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Entries in Hiestand and Thomas (1)


Is dating a commitment?

As I continue to read Gerald Hiestand and Jay Thomas's Sex, Dating, and Relationships, I keep having those moments where I think "why didn't I see that?"

In the fourth chapter, they discuss commitment. They point out the two types of dating scenarios: one where the couple is not really exclusive, but only casually dating. The second is the scenario where the couple is exlusive, and there is an understanding that they will date only each other. They are boyfriend and girlfriend.

The first type of casual dating impliles that either party can choose not to date that person without any fear of repurcussion. There is no assumption that they will continue to date. It could be just a one time thing. The second type of relationship imples exclusivity, but can end also because one of the parties, or both, decide to for whatever reason. In both cases, the end of the relationship comes at the discretion of either party. The couple have stayed "committed" only as long as it is convenient or desireable.

The authors point out that this is not really a commitment, although many dating couples will say they are in a committed relationship:

Being temporarily committed is essentially no different from being uncommitted.

When a dating couples says they are committed, to what are they committed? That is the question. When an engaged couple says they are committed, they are saying they are committed to marrying on a particular date. When a couple is married, they are committed to each other for life. Yes, divorce exists, and yes, it is sad, but when a couple marries their intention is that they will remain married.

I was discussing this with my husband last night, and he pointed out that there has to be some period of exclusivity between a couple for them to discern whether or not they want to be married. I agreed, and where I think the problem begins is when the couple who say they are committed to each other, and exclusive, treat the relationship like marriage without the actual commitment. They place expectations on each other, and allow boundaries to be crossed. They are, in effect, playing house. The difference is, of course, that either can walk out with much less difficulty. Dating doesn't teach about being married simply because the level of commitment is not the same. The authors of this book propose that there is, really, no commitment at all. Either party can find him/herself waking up one day to discover that the other person wants the relationship over. Now. And yes, married couples may confront similar situations, but by its design, marriage is not intended to work in that way.

The authors bring with them the presupposition that the ultimate end of dating is marriage. This, too, is another difficulty, because that is not why most people date. They date because they are attracted to another person. The authors point out that many young people confuse attraction and commitment. Attraction can wane, but a commitment is meant to last. I think most couples date for recreation, not for the purpose of marriage, and therein lies the problem. We live in a time where marriage has become trivilized. Is it any wonder young people don't take it as seriously?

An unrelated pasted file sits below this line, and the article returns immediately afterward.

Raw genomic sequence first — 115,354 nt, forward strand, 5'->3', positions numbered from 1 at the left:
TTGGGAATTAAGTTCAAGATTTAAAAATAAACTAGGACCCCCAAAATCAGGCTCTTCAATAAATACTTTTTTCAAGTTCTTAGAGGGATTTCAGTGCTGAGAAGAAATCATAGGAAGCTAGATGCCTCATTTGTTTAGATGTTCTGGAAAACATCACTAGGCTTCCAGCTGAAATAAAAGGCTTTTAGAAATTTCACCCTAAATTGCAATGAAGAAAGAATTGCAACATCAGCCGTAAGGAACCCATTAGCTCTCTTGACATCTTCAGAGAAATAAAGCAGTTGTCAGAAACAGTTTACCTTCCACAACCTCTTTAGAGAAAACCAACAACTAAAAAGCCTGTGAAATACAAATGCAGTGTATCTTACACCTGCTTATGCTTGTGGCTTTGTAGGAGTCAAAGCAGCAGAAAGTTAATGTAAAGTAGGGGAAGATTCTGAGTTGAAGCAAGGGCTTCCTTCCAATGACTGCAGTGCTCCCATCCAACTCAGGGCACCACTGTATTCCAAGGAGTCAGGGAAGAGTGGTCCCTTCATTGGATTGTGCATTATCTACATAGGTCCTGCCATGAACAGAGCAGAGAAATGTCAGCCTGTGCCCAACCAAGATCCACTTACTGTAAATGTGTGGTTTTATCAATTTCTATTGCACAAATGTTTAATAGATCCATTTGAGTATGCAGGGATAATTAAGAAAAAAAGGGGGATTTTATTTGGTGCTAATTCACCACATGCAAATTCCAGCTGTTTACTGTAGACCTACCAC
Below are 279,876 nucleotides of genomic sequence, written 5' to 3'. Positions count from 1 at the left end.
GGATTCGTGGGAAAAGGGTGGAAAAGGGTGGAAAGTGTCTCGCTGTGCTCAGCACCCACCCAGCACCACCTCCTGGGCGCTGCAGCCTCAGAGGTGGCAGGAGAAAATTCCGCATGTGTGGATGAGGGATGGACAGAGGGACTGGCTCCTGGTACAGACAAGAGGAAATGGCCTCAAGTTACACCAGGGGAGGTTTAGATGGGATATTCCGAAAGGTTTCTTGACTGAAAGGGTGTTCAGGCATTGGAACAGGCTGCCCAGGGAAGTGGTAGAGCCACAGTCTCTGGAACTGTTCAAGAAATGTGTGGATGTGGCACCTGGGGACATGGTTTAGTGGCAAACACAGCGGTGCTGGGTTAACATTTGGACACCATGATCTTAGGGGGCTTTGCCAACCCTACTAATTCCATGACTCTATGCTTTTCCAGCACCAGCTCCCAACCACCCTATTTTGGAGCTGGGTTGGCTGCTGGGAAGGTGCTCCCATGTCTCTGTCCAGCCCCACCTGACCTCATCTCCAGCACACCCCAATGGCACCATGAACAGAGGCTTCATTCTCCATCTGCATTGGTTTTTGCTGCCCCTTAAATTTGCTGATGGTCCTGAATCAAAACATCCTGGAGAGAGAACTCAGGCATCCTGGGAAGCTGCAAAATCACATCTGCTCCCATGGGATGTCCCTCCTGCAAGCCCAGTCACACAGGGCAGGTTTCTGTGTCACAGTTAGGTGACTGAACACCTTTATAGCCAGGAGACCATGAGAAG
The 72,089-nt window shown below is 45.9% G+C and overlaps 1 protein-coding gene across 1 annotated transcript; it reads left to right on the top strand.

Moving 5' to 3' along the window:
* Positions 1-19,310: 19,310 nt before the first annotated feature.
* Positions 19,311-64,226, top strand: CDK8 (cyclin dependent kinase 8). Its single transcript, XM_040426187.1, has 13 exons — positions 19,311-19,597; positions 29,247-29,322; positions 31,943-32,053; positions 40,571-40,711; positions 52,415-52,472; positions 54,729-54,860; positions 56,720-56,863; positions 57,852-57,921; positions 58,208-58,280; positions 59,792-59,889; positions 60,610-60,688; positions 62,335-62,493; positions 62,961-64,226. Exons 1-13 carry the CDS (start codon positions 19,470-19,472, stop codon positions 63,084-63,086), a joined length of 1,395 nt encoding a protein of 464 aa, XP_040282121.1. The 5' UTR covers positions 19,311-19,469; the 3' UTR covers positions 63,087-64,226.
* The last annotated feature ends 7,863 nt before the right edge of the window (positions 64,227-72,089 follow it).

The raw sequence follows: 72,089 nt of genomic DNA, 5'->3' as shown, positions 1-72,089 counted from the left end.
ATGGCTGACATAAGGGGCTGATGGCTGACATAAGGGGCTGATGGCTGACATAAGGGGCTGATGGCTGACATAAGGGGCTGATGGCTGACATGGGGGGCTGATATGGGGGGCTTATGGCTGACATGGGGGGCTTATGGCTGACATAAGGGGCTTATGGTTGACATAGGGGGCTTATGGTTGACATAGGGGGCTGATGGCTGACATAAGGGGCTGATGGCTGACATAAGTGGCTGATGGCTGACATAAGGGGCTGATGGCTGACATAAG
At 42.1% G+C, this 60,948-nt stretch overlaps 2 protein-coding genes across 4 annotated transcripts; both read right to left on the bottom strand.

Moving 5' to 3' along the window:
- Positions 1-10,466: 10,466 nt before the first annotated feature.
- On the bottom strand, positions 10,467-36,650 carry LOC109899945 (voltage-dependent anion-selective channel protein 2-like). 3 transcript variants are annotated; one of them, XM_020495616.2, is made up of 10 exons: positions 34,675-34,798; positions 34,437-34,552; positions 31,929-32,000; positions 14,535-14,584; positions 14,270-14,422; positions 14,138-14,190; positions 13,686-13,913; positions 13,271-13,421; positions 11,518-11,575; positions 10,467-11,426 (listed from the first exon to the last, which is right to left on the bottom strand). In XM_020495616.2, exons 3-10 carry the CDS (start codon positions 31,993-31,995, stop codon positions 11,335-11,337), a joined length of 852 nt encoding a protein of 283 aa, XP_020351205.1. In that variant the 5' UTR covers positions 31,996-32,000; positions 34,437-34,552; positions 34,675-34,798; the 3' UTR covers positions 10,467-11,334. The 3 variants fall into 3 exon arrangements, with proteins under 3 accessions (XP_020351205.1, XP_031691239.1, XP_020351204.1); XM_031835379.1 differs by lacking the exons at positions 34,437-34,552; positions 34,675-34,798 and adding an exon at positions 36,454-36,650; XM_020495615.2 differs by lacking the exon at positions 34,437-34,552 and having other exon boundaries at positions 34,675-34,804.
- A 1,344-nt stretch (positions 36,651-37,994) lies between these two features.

I have heard rumblings from young women who actually criticize other young women for dating with the intent to be married. If a young woman goes to college or university hoping to meet her husband there, her friends may very well criticize her. A young girl who goes to bible school, for example, looking for her "Mrs." is seen as shallow, vapid, and silly. Is it really better for someone to have gone through the dating-breakup cycle over and over again than having simply avoided serious commitment until marriage?

When my husband proposed in 1985, in the woods, under a soft snow fall, three days before Christmas, he was making a promise; a promise that we would at a particular day, declare publicly our intention to stay together forever. It was nothing like the first time he asked me out. There was only one promise made that day: to arrive at my house to take me somewhere. In the days and months ahead, I, too, confused what was commitment and what was not, and it often resulted in conflict. My situation worked out, because we did end up marrying. I can't say things ended as happily during previous dating relationships I had. I wish I had understood, and embraced these principles when I was a young person. A lot of people claim that the pain of broken teenage relationships are helpful for future relationshps. I can not say personally that has been my experience.